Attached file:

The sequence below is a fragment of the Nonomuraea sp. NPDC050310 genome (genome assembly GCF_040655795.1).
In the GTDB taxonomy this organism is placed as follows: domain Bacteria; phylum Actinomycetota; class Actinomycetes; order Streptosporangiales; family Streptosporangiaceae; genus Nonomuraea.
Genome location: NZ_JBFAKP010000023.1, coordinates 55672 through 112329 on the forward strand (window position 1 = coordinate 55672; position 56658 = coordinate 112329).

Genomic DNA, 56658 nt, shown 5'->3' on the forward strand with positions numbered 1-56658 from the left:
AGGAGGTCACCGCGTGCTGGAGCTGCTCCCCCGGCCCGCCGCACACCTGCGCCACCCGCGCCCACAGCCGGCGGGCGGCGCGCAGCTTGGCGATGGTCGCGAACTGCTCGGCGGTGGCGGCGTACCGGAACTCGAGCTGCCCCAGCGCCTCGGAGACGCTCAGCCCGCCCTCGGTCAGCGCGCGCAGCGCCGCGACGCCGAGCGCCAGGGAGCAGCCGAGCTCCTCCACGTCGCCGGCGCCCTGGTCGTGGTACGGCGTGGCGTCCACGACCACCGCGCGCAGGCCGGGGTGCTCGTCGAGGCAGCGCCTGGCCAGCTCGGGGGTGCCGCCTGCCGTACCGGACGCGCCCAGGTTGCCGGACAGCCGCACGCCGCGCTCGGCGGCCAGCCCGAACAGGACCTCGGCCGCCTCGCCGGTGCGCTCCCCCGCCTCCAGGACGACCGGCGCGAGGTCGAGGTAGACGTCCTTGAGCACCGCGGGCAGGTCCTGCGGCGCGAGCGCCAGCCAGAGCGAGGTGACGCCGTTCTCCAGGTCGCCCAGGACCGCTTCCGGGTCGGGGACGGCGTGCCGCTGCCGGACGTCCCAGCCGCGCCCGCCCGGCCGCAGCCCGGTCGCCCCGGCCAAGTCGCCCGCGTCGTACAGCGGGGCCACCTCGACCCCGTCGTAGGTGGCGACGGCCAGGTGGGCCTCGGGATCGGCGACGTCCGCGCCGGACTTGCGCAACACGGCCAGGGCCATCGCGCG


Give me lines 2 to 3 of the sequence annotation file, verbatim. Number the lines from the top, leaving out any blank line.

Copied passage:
In the GTDB taxonomy this organism is placed as follows: domain Bacteria; phylum Actinomycetota; class Actinomycetes; order Streptosporangiales; family Streptosporangiaceae; genus Nonomuraea.
Genome location: NZ_JBFAKP010000023.1, coordinates 55672 through 112329 on the forward strand (window position 1 = coordinate 55672; position 56658 = coordinate 112329).